I was never really there…


Posted by in October's Magazine

Theme:
Hero worship, focusing on sixties TV producer and key writer Rod Serling whose whip smart, stylish, sparkling ideas in Sci-Fi, human drama, urban tales created great TV that will never be forgotten

Suggested Titles:
You’re travelling in another dimension
No smoking. Really?
“I’m not really here you see.”

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You’re traveling through another dimension, a dimension not only of sight and sound but of mind, a journey into a wondrous land of imagination. Next stop…  The Twilight Zone!

Created, produced, often presented, always narrated and sometimes (the best ones) written by the epicentre of smooth, popular, thoughtful, vape-avoiding, radio ingénue… Rod Serling. 

A sixty-a-day man, the smokes saw him off in 1975, which at 51 is absurd for a brilliant-fucker like him. (The tabs don’t work). It’s always tempting to skim read the Wiki, but you can do that yourself, so this is my reaction to his master work with no reference to web sources. 

I’m devouring 157 episodes in about three months that for viewers, back then, would have been spread over a couple of years.  So my perspective is intense. I’m seeking story models to apply to my own life, searching for succour amidst the show’s former need to sell Geritol balms, Studebaker self-drives, and Marlboro Menthol Lights to corn-feed mid-country Americans.

Woof! There’s composer Bernard Hermann and actor Martin Balsam (working a year before 1960’s Psycho), and boy like Robert Redford as a cop-cum-Mr Death hoovering up a stay-at-home Granny, precocious UK émigré and Upstairs Downstairs creator Jean Marsh getting all robot nymph-on-you and her nervy astronaut beau Jack Warden on a lonely planet, then later-to-be Quincy’s Jack Klugman as an ace pool master, playing for his life. 

They had little notion they were gonna be brilliant, but I feel they knew The Twilight Zone was. Sure, some of the acting can be a bit mincey-fruity, a bit pre-reboot Doctor Who with the odd set-wobble or cruddy-prop. 

((“You want it when for how little?” might be the mantra of the late-fifties production-designer at CBS America’s Burbank studios.)) Observe hamtastic William Shatner (yes of course long before Star Trek… a journey-man actor I’ve always had a soft spot for. Because he knew he was shit but still gave emotion albeit fake, like laminate flooring) with a depiction of superstition, gambling addiction. Alongside beau, keen to get out-of-town before his cent pumping destroyed his honeymoon: “Do you have another penny Honey?”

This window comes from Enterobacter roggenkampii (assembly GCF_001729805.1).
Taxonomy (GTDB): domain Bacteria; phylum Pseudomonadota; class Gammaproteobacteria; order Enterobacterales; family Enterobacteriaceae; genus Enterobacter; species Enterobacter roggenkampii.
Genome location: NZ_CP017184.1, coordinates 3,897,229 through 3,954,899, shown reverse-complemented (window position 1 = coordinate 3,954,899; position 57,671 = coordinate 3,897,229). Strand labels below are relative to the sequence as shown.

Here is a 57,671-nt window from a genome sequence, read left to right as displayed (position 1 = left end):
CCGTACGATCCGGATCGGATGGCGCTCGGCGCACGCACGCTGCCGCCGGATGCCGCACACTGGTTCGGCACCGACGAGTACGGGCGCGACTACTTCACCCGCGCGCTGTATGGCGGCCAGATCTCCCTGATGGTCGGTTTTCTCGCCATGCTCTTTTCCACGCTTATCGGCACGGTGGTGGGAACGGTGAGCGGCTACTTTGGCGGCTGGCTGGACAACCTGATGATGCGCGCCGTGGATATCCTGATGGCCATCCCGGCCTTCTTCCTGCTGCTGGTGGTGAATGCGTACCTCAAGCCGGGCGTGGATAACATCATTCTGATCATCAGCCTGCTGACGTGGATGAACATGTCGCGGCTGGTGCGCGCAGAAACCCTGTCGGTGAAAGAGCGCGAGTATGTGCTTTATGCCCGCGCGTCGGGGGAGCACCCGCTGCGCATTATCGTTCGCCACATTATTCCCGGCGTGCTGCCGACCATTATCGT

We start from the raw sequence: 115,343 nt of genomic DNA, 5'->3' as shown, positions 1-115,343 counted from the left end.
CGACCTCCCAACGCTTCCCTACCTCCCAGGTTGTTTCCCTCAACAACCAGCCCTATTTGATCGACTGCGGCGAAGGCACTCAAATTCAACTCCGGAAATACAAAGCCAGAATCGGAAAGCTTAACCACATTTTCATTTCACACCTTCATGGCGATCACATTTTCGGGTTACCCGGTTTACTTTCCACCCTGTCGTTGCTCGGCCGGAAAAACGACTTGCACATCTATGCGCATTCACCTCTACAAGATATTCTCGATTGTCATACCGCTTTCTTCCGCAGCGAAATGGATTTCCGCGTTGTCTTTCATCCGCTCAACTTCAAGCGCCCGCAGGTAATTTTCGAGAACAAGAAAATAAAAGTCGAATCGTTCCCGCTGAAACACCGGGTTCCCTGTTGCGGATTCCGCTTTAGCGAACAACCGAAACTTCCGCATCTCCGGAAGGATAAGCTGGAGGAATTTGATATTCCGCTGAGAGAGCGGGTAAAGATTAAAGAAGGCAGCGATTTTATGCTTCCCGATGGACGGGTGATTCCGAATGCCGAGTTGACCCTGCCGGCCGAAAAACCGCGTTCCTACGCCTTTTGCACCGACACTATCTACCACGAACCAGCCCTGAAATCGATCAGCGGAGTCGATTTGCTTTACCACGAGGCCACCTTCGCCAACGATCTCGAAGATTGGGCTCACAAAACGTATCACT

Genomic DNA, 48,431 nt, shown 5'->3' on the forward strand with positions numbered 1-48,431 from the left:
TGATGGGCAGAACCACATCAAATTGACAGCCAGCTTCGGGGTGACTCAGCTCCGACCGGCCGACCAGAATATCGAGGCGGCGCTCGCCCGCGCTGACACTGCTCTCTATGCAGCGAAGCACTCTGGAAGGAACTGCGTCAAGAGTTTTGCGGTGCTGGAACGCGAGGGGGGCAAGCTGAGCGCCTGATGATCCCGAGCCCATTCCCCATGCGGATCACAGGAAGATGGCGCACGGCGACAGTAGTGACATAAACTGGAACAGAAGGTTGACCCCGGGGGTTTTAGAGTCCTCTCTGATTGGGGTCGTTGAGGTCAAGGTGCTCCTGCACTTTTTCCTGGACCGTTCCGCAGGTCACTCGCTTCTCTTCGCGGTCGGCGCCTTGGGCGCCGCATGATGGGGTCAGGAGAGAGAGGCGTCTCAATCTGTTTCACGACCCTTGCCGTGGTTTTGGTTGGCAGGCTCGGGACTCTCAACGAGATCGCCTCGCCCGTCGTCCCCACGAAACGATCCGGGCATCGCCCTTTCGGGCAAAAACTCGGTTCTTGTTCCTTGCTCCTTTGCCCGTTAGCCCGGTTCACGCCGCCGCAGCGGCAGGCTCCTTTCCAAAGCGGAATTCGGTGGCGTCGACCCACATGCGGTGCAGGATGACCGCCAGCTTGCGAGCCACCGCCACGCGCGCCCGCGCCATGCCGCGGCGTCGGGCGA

Rod Serling beneath his six Emmys at home in February 1972

Fantasy, future-past, dream state, dark human fear-fantasy, a past familiar of the old West, an unspeaking big-head thinking-not-talking alien type ducking into a human-town diner… perhaps lost on a bus to no-where, no-when, no-how… a nuclear bunker, an alarm amidst happy barbecuing neighbours who become murderous dogs within seconds… society on knife-edge and paranoid cold-war whatevers… There’s the real alarm – what next?

The other, the foreigner, the immigrant-the alien. If they look like us maybe they are us? Could that be a metaphor for… we don’t serve your type here (racial tolerance)… that young child kills with his mind (technology broken-all gone wrong) … or a plane lost in a cloud that can’t get home, yet discovers dinosaurs (modernity sucks). 

Hollywood, Chris Carter, Vince Gilligan are watching – listening – thinking.

Oh, go on then… I’ll have a social metaphor thanks, and a fruit smoothie, plus a pack of Camels for Rod. I no smoke but he gets furious if he goes dry. 

The application of massive intelligence with the dark, maturing fruit of story worlds pinned to acting talent in respectively, New York (sharp acid), Chicago (dark moisture), and Los Angeles (fizzing nervousness)… all shabbily surprising in late-fifties, aspirant-imitator, early-sixties culture of populist pleasing producers.  Game-on! They’ve got the money – Rod’s got the talent. 

Don’t get me wrong, the BBC of 2019 are good-guys but they’ve been brutalised by the market and are in an ever present ‘please the audience’ mode, not always realising the audience, though distracted or drunk) are actually on their side and up for a bit of risk-taking. The iPlayertastic culture of ‘you’ve watched this so watch that’ feels a touch crowd-pleasing. No?

When Alan Clark’s Steadicam operator walked backwards on a housing estate, (not a studio) due to a strike in 1986 for Jim Cartwright’s Royal Court hit Road, the BBC might have thought, “I hope this works.” Well it did (in a big way for me). And that’s why the tears of careful-tender-brutal drama worked then, worked for Rod Serling, and still work now, even in a completely different context.

The tears that move and those that inspire more than crying and watching? Or a gut-belch of, “That’s good … what’s next?”  An endless distraction to trivial moment then mood. We’re all feeling all the time.  Great drama never stops being important.  Now. Then. Always. 

Rod Serling was a great American, a great writer, and a great guy. We’re all people seeking answers, so find yours. Choose Rod. Choose The Twilight Zone

It’s up to you.

 Mark Young

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